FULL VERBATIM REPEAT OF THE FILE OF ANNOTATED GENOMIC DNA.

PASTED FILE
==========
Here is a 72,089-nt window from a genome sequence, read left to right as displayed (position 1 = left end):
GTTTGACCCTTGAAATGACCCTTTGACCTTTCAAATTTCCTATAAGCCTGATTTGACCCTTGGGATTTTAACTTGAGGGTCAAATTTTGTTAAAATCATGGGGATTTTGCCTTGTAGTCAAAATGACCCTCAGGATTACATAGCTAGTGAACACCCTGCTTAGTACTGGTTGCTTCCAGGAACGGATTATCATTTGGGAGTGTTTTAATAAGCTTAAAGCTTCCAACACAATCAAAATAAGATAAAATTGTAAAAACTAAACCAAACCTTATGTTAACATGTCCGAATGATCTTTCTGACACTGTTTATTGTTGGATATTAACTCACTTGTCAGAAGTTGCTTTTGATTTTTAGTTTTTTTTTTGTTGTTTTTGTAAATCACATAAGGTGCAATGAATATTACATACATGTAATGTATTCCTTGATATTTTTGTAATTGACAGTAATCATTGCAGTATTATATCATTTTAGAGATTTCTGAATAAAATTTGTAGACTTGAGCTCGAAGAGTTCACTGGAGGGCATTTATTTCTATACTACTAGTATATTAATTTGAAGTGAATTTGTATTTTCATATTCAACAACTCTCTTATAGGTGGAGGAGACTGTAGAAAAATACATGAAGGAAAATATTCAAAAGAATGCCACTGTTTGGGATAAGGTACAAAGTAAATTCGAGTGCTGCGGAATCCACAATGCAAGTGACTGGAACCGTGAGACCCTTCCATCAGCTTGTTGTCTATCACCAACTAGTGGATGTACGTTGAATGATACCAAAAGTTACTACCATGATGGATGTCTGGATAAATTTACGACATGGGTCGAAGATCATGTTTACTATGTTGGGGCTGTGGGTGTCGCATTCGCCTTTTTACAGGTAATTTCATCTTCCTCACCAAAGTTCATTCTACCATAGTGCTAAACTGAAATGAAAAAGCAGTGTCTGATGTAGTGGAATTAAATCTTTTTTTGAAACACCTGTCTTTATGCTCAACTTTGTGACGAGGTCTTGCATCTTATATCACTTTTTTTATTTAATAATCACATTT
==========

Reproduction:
Here is a 72,089-nt window from a genome sequence, read left to right as displayed (position 1 = left end):
GTTTGACCCTTGAAATGACCCTTTGACCTTTCAAATTTCCTATAAGCCTGATTTGACCCTTGGGATTTTAACTTGAGGGTCAAATTTTGTTAAAATCATGGGGATTTTGCCTTGTAGTCAAAATGACCCTCAGGATTACATAGCTAGTGAACACCCTGCTTAGTACTGGTTGCTTCCAGGAACGGATTATCATTTGGGAGTGTTTTAATAAGCTTAAAGCTTCCAACACAATCAAAATAAGATAAAATTGTAAAAACTAAACCAAACCTTATGTTAACATGTCCGAATGATCTTTCTGACACTGTTTATTGTTGGATATTAACTCACTTGTCAGAAGTTGCTTTTGATTTTTAGTTTTTTTTTTGTTGTTTTTGTAAATCACATAAGGTGCAATGAATATTACATACATGTAATGTATTCCTTGATATTTTTGTAATTGACAGTAATCATTGCAGTATTATATCATTTTAGAGATTTCTGAATAAAATTTGTAGACTTGAGCTCGAAGAGTTCACTGGAGGGCATTTATTTCTATACTACTAGTATATTAATTTGAAGTGAATTTGTATTTTCATATTCAACAACTCTCTTATAGGTGGAGGAGACTGTAGAAAAATACATGAAGGAAAATATTCAAAAGAATGCCACTGTTTGGGATAAGGTACAAAGTAAATTCGAGTGCTGCGGAATCCACAATGCAAGTGACTGGAACCGTGAGACCCTTCCATCAGCTTGTTGTCTATCACCAACTAGTGGATGTACGTTGAATGATACCAAAAGTTACTACCATGATGGATGTCTGGATAAATTTACGACATGGGTCGAAGATCATGTTTACTATGTTGGGGCTGTGGGTGTCGCATTCGCCTTTTTACAGGTAATTTCATCTTCCTCACCAAAGTTCATTCTACCATAGTGCTAAACTGAAATGAAAAAGCAGTGTCTGATGTAGTGGAATTAAATCTTTTTTTGAAACACCTGTCTTTATGCTCAACTTTGTGACGAGGTCTTGCATCTTATATCACTTTTTTTATTTAATAATCACATTT